The rise of the machines is at hand. Advances in AI are moving at an astronomical pace. Hidden interactions are performed daily by artificial intelligence. Simple internet searches are carried out using artificial intelligence. What might come next as machines are built to learn and think more like humans?
Recently Google unveiled their advanced AI named AlphaGo beat a human grandmaster at the ancient game of Go. Several companies, Google and Facebook included, raced to create a machine that could learn the complex game and beat a human opponent. Go is a game more elaborate than chess where each move allows approximately 250 other moves while chess averages 35 possible moves per turn. Because of the complicated nature of Go, it was chosen as an excellent platform for AI development. But why chase such a dream?
Google hopes to use the lessons learned from their AlphaGo program to enhance the company’s main focus – internet searches. Currently, Google uses a form of AI called RankBrain within their Google Ads division and have used that technology to aid in search queries. They rely on a system that mimics the human brain and is capable of learning over time, in turn leading to faster results that don’t adhere to current search algorithms. The results tend to be more accurate than those produced using current methods.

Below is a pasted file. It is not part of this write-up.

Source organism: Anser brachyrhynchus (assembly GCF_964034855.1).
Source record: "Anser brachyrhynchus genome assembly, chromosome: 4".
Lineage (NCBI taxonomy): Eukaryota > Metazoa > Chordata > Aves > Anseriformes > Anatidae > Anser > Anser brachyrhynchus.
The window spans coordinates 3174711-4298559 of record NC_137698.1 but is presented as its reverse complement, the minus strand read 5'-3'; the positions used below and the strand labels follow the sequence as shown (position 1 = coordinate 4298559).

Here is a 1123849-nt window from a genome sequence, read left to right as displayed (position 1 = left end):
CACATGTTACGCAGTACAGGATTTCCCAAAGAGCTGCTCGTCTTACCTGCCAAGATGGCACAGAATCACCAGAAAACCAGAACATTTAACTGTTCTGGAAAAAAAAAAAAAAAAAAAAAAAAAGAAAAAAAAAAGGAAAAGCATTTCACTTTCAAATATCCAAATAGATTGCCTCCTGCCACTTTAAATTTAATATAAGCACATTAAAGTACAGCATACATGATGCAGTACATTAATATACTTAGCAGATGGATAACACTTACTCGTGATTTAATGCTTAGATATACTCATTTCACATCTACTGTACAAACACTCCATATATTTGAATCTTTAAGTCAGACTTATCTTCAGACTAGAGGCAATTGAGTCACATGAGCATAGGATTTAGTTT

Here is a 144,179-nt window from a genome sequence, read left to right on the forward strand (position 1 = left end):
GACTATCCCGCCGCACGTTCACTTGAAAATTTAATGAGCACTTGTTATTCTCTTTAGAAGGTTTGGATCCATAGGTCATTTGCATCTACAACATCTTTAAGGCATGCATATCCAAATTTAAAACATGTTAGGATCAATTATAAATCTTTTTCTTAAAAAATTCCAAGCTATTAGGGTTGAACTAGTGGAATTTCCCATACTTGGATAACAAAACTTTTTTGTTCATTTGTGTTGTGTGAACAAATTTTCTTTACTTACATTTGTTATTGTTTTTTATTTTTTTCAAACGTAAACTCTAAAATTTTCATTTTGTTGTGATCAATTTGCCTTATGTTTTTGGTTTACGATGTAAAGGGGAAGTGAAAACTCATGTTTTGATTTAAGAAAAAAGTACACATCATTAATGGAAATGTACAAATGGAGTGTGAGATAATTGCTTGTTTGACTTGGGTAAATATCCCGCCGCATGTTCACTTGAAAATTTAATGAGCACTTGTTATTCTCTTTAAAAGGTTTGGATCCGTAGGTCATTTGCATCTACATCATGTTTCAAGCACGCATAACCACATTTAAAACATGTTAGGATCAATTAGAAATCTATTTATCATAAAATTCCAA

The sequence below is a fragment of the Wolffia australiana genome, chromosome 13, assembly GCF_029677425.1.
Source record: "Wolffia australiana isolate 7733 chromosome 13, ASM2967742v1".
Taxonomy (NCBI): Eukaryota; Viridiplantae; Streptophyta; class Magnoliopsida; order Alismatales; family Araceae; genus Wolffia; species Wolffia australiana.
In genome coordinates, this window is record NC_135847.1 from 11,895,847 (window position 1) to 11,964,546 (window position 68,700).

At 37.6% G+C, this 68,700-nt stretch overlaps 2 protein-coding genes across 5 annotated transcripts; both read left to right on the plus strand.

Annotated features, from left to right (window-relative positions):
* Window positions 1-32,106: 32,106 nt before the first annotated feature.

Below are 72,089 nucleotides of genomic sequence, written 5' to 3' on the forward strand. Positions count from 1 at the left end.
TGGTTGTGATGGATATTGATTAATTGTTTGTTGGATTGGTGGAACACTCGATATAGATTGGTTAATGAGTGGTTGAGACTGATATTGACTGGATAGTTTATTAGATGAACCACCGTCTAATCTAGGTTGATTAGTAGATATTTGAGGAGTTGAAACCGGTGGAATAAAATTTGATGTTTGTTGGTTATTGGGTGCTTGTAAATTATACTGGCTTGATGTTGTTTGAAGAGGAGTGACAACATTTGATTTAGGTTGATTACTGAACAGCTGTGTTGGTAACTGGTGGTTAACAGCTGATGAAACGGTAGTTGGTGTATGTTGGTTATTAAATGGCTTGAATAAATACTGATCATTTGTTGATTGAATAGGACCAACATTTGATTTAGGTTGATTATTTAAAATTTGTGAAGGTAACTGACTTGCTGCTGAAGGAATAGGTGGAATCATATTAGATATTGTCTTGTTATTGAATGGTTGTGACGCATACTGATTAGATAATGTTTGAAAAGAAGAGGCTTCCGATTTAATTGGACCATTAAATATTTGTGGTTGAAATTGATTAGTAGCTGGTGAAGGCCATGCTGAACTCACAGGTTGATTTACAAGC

There are detractors to the rush for smarter AI. Elon Musk, Bill Gates, Stephen Hawking, and philosophers like Nick Bostrom all sound the alarm regarding detrimental effects of AI development. There are benefits to creating machines that can think on their own and figure out complex tasks the way a human brain can function, but there are inherent dangers in creating those machines. Developers and researchers claim we have complete control over such systems. All it takes is one rogue machine or even someone with malicious intent to turn those machines into something worse.
As the field of Artificial Intelligence progresses, researchers and lay people alike, ought to stay aware of the possibilities ahead. It’s not fear mongering to consider what negative outcomes could happen if such systems were to fall in the wrong hands or they were to develop conclusions on their own which impact humanity in an adverse way. It sounds like Science Fiction but it’s closer than ever. Advances in technology are moving at a rapid pace. It’s important to proceed with caution. Maybe it will amount to nothing, but vigilance isn’t a bad thing.